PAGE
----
Quoted in different media outlets, Arturo Alba, Sunland Park’s spokesman in 2011, estimated the cost for a new port of entry as falling between $110 and $130 million. In 2015, Roberto Diaz de Leon, then Sunland Park’s port of entry project manager, put the number at $30 million.

Council member Don McBride provoked laughs when he jokingly prodded de la Rosa, “And the El Chapo idea (tunnel) you didn’t go after?” City Councilor Francisco Jayme asked De la Rosa why his recommendations didn’t include a “project champion” in Mexico as well.

Naming one Mexican representative to co-lead the project could “leave open the door” to political problems since all three levels of Mexican government will have some sort of stake in a new crossing, the consultant replied.

The preferred way to partner with Mexico would be for the City of Sunland Park to contract a Mexican liaison, de la Rosa asserted, adding that he already had one person identified with the appropriate experience to serve in that position.

Getting down to particulars, McBride and fellow council member Ken Giove expressed doubts about the potential location, costs and design of the proposed crossing.

At the moment the tentative site for the port of entry is on a 2.3 acre parcel of land where U.S. Customs and Border Protection is replacing an old fence on the edge of Juárez’s Anapra neighborhood with a sturdier barrier. McBride questioned the site because of its geographic location and capacity to handle large volumes of traffic, which some preliminary estimates peg at thousands of vehicles per day. “We have one chance to get this right,” McBride remarked.

In response, De la Rosa said the final site for a border crossing is not carved in stone.

Insisting that the information before city councilors lacked “specifics,” Giove expressed misgivings about the concept of separating the vehicle and pedestrian crossings. The elected official favors placing the two functions in the same structure, as is done at the Bridge of the Americas, Stanton Street and Paso del Norte (Santa Fe Bridge) ports of entry in neighboring El Paso.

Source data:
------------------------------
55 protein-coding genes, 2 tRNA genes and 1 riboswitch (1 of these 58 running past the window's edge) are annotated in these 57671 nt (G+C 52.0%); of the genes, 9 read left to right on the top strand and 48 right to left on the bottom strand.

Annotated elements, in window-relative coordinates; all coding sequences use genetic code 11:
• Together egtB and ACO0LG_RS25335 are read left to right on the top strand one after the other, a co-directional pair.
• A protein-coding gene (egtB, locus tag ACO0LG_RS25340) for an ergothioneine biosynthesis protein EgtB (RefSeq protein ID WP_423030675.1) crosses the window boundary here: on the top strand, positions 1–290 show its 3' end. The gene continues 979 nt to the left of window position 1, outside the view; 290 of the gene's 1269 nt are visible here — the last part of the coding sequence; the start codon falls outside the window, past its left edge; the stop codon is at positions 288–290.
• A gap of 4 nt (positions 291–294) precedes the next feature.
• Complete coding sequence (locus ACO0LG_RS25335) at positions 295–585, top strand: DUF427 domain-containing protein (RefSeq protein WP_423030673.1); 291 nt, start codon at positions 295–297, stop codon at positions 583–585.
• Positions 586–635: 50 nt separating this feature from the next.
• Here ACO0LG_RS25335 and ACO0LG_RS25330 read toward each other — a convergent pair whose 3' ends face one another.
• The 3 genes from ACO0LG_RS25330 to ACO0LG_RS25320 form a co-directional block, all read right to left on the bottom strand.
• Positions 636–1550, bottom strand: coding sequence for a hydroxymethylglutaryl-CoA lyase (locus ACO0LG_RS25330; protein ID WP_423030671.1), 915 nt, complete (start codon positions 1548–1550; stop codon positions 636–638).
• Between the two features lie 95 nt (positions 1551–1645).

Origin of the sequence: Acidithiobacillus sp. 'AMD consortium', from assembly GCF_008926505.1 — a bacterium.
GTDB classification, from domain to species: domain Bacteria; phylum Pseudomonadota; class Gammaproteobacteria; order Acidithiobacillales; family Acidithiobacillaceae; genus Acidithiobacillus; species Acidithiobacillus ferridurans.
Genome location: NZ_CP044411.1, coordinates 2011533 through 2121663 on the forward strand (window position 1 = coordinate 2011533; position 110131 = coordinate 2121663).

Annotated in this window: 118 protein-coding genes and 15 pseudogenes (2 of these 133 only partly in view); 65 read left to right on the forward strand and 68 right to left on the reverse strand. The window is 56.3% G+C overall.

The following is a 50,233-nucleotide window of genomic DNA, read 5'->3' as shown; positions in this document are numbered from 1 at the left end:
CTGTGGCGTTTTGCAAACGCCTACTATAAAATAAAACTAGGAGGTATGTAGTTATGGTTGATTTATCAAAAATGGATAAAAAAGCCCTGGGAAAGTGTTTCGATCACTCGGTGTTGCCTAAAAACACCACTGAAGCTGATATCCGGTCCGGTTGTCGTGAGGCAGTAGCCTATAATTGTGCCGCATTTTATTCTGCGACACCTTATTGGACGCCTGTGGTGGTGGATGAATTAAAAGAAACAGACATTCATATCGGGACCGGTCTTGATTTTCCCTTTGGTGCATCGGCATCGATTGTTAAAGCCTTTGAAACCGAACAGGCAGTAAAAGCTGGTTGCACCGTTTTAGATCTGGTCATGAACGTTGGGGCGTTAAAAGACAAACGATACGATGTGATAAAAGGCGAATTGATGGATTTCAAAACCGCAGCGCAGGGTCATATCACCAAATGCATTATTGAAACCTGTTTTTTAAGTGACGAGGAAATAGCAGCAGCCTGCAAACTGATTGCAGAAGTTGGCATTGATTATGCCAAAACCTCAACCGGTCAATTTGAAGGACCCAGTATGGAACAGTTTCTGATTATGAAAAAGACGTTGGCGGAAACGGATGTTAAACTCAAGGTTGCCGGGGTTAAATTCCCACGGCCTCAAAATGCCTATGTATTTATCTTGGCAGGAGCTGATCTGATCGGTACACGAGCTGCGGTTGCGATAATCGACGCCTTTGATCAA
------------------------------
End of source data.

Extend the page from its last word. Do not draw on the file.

Speaking in Spanish (Sunland Park City Council meetings offer live translation services), City Councilor Carolina Renteria greeted de la Rosa’s presentation with enthusiasm. “I’m very excited. I want it to happen as fast as possible,” Renteria said. Saying she had relatives across the fence in Anapra, Renteria called the Las Cruces High School-style pedestrian crossing concept “magnificent.” “We’ll recuperate the money that is spent,” she said.

Ultimately, the city councilors voted to give de la Rosa at least another two months on the job.

Though he’s in favor of a port of entry, Giove later expounded on his criticisms to this reporter. Regarding a pedestrian bridge, he contended that the crossing would essentially connect a “village (Anapra) with a village (Sunland Park)” and not draw large enough numbers of people with spending power from the immediate vicinity to justify the expense for a separate pedestrian crossing. As Giove pointed out, no commercial zone is currently located in Sunland Park that’s within walking distance of Mexico.

For the pedestrian crossing to be truly successful, significant attention to detail and improvements will be required on both sides of the border, including coping with the train tracks running near the border, Giove contended. In Mexico, secure parking spaces for visitors driving into Anapra will be needed adjacent to the crossing, as will a greater commitment to public safety in the Mexican neighborhood, a place where gangs and crime remain an ongoing problem, he said.

On the U.S. side, an opportunity exists for Sunland Park to profit from developments in downtown El Paso by luring new businesses appealing to the cross-border crowd, Giove added. “You can put in a commercial district. El Paso is chasing out all the shopkeepers who cater to the Mexicans, and I’m sure they’d love to have a place catering to the Mexicans,” he said.

The politics of an Anapra-Sunland Park port of entry